Connecticut last week was not alone in moving forward on gun safety. New York, Colorado, and Maryland have all passed new gun violence prevention legislation in the last four months. In each of these states, ordinary citizens have said no more and lawmakers have displayed the courage to listen and lead. Now it's time for Congress to lead for children and for all of us in every state -- not just some -- to demand action not obstruction and to put protection of child and citizen safety ahead of guns -- especially deadly assault weapons and high capacity ammunition magazines that should not be in civilian hands. The gun violence prevention bills pending in Congress deserve a vote. This time there must be change.
House Education Panel On School Safety On Wednesday, members of the House Education & Workforce Committee mulled over ways to keep schools safe in light of the horrific Newtown, Conn. elementary school shooting, reports Politics K-12. Witnesses told the committee that "school resource officers, additional guidance counselors, and professional development for educators can help schools head off tragedies," the blog reports. But there was next to no conversation about gun control. Hmmm.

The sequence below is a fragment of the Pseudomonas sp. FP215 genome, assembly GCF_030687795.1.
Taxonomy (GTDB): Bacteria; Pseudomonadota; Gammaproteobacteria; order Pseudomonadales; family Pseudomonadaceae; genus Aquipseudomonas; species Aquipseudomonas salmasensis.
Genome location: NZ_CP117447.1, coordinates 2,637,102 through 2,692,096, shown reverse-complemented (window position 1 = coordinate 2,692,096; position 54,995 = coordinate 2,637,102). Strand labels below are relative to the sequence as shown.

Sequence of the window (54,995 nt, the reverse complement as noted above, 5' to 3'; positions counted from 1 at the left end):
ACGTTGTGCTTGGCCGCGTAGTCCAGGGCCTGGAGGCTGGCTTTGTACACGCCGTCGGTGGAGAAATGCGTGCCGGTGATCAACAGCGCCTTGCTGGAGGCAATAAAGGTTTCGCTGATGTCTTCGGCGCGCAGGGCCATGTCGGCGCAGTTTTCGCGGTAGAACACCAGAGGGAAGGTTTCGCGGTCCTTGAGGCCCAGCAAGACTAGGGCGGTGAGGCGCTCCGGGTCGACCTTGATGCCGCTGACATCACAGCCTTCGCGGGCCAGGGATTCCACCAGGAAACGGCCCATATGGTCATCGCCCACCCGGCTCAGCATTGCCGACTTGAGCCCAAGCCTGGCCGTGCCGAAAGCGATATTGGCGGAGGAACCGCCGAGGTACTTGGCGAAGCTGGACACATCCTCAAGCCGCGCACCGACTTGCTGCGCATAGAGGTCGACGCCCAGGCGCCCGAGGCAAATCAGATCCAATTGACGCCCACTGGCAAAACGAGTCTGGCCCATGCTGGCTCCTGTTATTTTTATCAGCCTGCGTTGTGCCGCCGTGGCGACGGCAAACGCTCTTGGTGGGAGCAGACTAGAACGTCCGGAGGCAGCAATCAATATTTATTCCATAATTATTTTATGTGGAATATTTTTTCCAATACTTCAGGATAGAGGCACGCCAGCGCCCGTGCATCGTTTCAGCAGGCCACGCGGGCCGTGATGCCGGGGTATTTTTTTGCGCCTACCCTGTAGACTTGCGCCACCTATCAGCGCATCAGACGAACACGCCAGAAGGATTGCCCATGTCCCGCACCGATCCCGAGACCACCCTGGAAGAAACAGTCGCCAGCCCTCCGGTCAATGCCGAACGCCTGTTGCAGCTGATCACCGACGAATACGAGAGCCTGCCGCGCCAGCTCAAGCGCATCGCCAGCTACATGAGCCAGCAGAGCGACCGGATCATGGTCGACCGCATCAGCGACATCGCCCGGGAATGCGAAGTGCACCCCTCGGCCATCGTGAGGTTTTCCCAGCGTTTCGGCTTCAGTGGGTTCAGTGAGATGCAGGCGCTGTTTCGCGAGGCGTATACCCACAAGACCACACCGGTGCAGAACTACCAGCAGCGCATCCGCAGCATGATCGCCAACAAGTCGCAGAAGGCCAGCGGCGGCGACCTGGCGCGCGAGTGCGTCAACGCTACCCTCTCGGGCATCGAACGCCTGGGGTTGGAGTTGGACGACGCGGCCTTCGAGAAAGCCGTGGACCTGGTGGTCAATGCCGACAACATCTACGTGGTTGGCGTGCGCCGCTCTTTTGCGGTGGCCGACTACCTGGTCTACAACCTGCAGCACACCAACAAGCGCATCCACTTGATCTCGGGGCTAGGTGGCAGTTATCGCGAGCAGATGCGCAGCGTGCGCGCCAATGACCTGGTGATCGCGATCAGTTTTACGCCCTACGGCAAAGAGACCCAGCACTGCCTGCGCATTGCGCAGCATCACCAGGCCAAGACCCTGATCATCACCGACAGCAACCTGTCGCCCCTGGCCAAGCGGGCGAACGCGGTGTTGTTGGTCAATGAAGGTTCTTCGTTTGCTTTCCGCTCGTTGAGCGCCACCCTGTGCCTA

It's back to school for Congress. Today, Rep. John Kline (R-Minn.), chair of the House Education and the Workforce Committee, held his first organizational meeting with the 113th Congress's iteration of his committee. In his opening remarks, Kline said reauthorizing No Child Left Behind will remain a "top priority." NCLB, the sweeping law that governs public K-12 education, expired in 2007.